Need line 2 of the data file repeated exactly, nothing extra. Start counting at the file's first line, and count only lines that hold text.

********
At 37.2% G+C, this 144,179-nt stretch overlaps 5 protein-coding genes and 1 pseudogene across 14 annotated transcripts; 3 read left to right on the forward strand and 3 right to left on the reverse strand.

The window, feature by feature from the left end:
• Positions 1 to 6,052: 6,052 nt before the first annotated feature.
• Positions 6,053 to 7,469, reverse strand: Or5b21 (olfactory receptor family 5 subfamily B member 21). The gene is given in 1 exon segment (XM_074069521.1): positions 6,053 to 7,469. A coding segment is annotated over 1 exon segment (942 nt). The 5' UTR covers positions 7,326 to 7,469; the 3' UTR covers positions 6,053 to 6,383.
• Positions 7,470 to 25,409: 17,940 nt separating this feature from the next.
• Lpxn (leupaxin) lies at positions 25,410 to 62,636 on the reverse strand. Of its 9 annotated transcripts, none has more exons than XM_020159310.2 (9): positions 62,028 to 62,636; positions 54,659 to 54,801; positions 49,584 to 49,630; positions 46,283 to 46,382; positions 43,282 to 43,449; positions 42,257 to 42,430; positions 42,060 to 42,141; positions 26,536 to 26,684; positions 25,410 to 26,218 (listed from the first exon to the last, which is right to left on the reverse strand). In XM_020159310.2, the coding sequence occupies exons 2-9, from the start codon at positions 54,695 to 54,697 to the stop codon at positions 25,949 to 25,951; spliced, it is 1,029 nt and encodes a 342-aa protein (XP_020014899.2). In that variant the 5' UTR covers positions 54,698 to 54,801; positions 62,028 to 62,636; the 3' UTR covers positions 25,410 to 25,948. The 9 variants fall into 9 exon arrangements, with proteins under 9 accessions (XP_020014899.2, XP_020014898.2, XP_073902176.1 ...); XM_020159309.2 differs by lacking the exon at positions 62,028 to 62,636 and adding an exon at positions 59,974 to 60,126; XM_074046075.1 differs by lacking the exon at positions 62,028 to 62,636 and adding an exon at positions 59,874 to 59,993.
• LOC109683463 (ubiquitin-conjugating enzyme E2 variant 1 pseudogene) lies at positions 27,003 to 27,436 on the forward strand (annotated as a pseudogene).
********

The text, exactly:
The window, feature by feature from the left end: